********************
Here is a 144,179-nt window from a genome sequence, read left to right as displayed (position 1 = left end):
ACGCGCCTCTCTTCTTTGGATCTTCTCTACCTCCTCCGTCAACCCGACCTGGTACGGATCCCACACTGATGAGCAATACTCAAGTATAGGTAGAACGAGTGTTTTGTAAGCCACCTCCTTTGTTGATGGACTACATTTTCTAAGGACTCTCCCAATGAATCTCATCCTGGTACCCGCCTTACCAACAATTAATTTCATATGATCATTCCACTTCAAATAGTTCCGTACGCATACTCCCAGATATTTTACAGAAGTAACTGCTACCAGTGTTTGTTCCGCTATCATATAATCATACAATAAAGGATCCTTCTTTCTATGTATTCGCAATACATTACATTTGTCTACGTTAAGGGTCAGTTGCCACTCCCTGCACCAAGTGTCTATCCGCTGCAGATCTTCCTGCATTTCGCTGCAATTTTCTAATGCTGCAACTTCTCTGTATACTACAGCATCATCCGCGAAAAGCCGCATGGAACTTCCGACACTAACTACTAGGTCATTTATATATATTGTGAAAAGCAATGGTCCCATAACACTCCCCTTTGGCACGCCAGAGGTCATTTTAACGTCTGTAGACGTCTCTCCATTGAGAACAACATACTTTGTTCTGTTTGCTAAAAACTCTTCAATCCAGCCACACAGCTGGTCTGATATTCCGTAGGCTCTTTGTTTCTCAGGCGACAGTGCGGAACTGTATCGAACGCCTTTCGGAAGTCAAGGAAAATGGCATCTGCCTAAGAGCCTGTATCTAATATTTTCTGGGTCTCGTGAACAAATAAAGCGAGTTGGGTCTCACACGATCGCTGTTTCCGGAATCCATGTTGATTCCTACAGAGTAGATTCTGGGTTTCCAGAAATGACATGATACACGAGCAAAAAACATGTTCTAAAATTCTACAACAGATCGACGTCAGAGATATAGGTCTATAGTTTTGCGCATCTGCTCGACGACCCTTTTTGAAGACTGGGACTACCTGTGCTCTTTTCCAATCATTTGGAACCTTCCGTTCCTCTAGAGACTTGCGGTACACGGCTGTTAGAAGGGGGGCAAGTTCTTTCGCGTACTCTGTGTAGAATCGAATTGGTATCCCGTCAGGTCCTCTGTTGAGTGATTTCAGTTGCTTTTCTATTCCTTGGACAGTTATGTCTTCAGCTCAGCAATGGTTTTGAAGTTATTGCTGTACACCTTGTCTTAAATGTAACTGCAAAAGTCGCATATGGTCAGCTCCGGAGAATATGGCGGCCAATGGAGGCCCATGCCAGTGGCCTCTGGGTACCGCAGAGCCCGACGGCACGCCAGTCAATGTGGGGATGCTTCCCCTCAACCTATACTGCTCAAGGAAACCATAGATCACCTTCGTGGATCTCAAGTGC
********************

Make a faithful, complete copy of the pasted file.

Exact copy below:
Here is a 144,179-nt window from a genome sequence, read left to right as displayed (position 1 = left end):
ACGCGCCTCTCTTCTTTGGATCTTCTCTACCTCCTCCGTCAACCCGACCTGGTACGGATCCCACACTGATGAGCAATACTCAAGTATAGGTAGAACGAGTGTTTTGTAAGCCACCTCCTTTGTTGATGGACTACATTTTCTAAGGACTCTCCCAATGAATCTCATCCTGGTACCCGCCTTACCAACAATTAATTTCATATGATCATTCCACTTCAAATAGTTCCGTACGCATACTCCCAGATATTTTACAGAAGTAACTGCTACCAGTGTTTGTTCCGCTATCATATAATCATACAATAAAGGATCCTTCTTTCTATGTATTCGCAATACATTACATTTGTCTACGTTAAGGGTCAGTTGCCACTCCCTGCACCAAGTGTCTATCCGCTGCAGATCTTCCTGCATTTCGCTGCAATTTTCTAATGCTGCAACTTCTCTGTATACTACAGCATCATCCGCGAAAAGCCGCATGGAACTTCCGACACTAACTACTAGGTCATTTATATATATTGTGAAAAGCAATGGTCCCATAACACTCCCCTTTGGCACGCCAGAGGTCATTTTAACGTCTGTAGACGTCTCTCCATTGAGAACAACATACTTTGTTCTGTTTGCTAAAAACTCTTCAATCCAGCCACACAGCTGGTCTGATATTCCGTAGGCTCTTTGTTTCTCAGGCGACAGTGCGGAACTGTATCGAACGCCTTTCGGAAGTCAAGGAAAATGGCATCTGCCTAAGAGCCTGTATCTAATATTTTCTGGGTCTCGTGAACAAATAAAGCGAGTTGGGTCTCACACGATCGCTGTTTCCGGAATCCATGTTGATTCCTACAGAGTAGATTCTGGGTTTCCAGAAATGACATGATACACGAGCAAAAAACATGTTCTAAAATTCTACAACAGATCGACGTCAGAGATATAGGTCTATAGTTTTGCGCATCTGCTCGACGACCCTTTTTGAAGACTGGGACTACCTGTGCTCTTTTCCAATCATTTGGAACCTTCCGTTCCTCTAGAGACTTGCGGTACACGGCTGTTAGAAGGGGGGCAAGTTCTTTCGCGTACTCTGTGTAGAATCGAATTGGTATCCCGTCAGGTCCTCTGTTGAGTGATTTCAGTTGCTTTTCTATTCCTTGGACAGTTATGTCTTCAGCTCAGCAATGGTTTTGAAGTTATTGCTGTACACCTTGTCTTAAATGTAACTGCAAAAGTCGCATATGGTCAGCTCCGGAGAATATGGCGGCCAATGGAGGCCCATGCCAGTGGCCTCTGGGTACCGCAGAGCCCGACGGCACGCCAGTCAATGTGGGGATGCTTCCCCTCAACCTATACTGCTCAAGGAAACCATAGATCACCTTCGTGGATCTCAAGTGC